Historian believes political roles have been reversed

Historian believes political roles have been reversed

Image Credit: Library of Congress

Back on Aug. 7, 1875, Milton I. Southard, U.S. representative from Ohio, gave a lengthy speech in Canal Dover. The speech is currently available via the Library of Congress at www.loc.gov/item/12010372/. At the time, the speech served as a commentary, supporting both the Democratic platform of the time and views on business and manufacturing in Ohio.

According to the Biographical Directory of the United States Congress, Southard was born in Hanover, Licking County, on Oct. 20, 1836. Southard completed preparatory studies there and graduated from the Denison University in Granville, where he studied law. Southard was admitted to the bar in 1863 and began to practice in Toledo.

Several years later Southard became the prosecuting attorney for Muskingum County, serving from 1867-71. Southard then ran and was successfully elected as a Democrat to the 43rd, 44th and 45th Congresses from March 4, 1873, through March 3, 1879.

During his time in Washington, Southard served as chairman of the committee on territories (44th Congress). As he campaigned during that term on that warm summer day in Canal Dover in 1875, he spoke of the Republican Party’s expansion of the national debt: “The national debt stands in almost its original proportions. Taxation weighs down with increased force upon the shoulders of the people. Economy is banished from the public service. Extravagance and corruption are everywhere prevalent, and business and trade are utterly paralyzed.”

In a time before the federal income tax (established in 1913), Southard spoke of the decrease in government revenues and the current Republican administration’s response:

“Through the depression of business, the revenues, in the meantime, have largely fallen off. Customs receipts have decreased from $206,270,408 in 1871 to $163,103,833 in 1874 and the internal revenue from $143,098,152 in 1871 to $102,409,784 in 1874. They have so far diminished that last year they were insufficient to defray the ordinary expenses of the government. To meet this exigency, prudence would have dictated a curtailment of expenses. But a Republican Congress did not pursue this wise course. Instead of diminishing expenditures, it increased taxation.”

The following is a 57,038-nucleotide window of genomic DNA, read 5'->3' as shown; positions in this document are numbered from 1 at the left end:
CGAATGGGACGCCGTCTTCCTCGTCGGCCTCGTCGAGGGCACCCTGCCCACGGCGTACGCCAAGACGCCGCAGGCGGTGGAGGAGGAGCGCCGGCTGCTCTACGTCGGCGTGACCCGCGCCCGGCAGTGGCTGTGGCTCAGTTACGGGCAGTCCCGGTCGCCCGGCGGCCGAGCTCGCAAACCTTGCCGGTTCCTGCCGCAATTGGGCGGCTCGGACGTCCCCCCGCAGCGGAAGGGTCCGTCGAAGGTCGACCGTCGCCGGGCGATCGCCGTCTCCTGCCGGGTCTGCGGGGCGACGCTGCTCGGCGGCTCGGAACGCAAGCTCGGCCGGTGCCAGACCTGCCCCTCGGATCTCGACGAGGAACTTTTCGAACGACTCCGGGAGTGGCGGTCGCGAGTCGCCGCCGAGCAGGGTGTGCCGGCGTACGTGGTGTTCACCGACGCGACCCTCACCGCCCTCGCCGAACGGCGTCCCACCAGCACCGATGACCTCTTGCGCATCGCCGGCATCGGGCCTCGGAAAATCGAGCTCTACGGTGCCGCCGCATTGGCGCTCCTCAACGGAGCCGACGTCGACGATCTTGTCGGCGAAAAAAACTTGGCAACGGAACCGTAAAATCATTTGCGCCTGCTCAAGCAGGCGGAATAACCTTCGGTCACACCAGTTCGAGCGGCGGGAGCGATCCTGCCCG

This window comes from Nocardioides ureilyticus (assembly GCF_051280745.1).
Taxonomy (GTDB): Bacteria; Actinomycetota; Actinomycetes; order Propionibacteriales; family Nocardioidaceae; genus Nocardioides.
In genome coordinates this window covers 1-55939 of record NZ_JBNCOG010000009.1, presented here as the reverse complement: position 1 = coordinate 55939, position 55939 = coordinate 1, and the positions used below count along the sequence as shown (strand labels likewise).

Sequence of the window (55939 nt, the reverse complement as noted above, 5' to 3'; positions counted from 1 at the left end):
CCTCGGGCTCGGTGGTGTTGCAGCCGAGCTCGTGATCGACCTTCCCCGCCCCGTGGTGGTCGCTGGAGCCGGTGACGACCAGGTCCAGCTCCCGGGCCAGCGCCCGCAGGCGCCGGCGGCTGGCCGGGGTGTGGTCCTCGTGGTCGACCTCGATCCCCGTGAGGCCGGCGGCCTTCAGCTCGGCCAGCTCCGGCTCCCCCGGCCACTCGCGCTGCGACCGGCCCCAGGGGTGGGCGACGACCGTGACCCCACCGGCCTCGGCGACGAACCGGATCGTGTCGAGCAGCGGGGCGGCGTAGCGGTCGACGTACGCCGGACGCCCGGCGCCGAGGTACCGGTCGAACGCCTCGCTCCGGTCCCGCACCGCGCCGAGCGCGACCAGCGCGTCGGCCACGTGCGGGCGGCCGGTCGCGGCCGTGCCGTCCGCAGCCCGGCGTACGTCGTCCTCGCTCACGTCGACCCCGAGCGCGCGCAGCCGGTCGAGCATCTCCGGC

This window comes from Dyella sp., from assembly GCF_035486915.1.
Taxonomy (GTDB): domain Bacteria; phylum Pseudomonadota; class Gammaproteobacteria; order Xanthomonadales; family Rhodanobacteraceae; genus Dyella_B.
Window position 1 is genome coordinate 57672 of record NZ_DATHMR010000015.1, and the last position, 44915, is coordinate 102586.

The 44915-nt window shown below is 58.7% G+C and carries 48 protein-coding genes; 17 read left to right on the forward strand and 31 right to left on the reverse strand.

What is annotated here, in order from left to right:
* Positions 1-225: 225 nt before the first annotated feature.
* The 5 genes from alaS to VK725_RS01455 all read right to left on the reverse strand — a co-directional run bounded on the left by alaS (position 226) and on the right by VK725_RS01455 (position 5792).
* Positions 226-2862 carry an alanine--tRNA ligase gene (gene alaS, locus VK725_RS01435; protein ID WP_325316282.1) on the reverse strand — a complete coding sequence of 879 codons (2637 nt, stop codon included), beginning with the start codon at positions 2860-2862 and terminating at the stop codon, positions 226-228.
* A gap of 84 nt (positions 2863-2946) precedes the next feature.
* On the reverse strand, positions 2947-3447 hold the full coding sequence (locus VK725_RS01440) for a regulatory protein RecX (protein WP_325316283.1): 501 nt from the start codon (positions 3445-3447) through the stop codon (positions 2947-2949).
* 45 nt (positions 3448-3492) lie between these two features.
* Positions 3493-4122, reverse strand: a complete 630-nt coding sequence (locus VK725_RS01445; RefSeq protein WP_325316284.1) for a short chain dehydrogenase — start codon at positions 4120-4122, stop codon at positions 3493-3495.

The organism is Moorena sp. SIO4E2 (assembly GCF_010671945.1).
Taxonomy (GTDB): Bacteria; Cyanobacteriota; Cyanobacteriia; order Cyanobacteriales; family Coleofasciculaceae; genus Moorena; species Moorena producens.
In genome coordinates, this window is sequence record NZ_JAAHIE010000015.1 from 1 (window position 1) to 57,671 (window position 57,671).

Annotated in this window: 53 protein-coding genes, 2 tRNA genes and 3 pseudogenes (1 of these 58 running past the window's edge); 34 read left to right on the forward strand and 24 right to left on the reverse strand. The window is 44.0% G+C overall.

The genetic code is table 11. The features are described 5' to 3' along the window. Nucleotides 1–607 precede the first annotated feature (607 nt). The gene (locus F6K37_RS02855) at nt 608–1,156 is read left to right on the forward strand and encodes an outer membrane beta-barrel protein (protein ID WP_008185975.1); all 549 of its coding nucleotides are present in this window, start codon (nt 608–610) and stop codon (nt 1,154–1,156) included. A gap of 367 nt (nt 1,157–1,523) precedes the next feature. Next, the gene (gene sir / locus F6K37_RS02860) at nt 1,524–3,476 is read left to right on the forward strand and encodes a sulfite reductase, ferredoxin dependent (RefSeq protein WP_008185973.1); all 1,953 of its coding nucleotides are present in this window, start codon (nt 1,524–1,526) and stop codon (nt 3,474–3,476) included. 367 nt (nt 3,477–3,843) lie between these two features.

Southard felt the Republican Party also was heavy-handed on financial and business regulation: “To promote the prosperity of the people, a sound and sufficient medium of exchange is indispensable. This the Republican Party has failed to furnish, and business is prostrate. It is now nearly two years since the beginning of the financial crisis. It still continues. Its heavy hand is upon all the industries — the manufactory, the workshop and the field have lost their life and activity.”

Southard also criticized the liberal money policies of the day — creating something similar to today’s inflation. There was no Federal Reserve Bank; it too was founded along with the federal income tax in 1913.

He said, “The policy of the Republican Party is to force resumption of specie payments through further contraction of the currency. It favors the retention of the national bank notes and the retirement and cancellation of all the legal-tenders. This increases the annual interest on the public debt $20 million. To this whole policy we stand opposed, believing it will result most disastrously to business. We say stop the further contraction of the currency.”

Following a lengthy audit of government finances, Southard closed his speech with this: “Faith and further contraction, and give us once more Iocal government in the states, honesty and economy in the public service, and a conservative financial policy, with currency sufficient for the wants of business, and we shall again attain peace, prosperity and plenty.”

Like any good reporter and historian, I will let you, the reader, compare and contrast Southard’s words and Democratic positions from 1875 with today’s political parties and their current policies.

They may help you make an informed vote this November and understand that even back in 1875, one had to study policy and positions on both sides of the political aisle to come to an informed conclusion. While space doesn’t permit me to present the Republican platform of the day, I can safely say there appears, in my view, to be a reversal of the Democratic/Republican policies and party platforms of 1875 when compared to those both parties hold, respectively, today.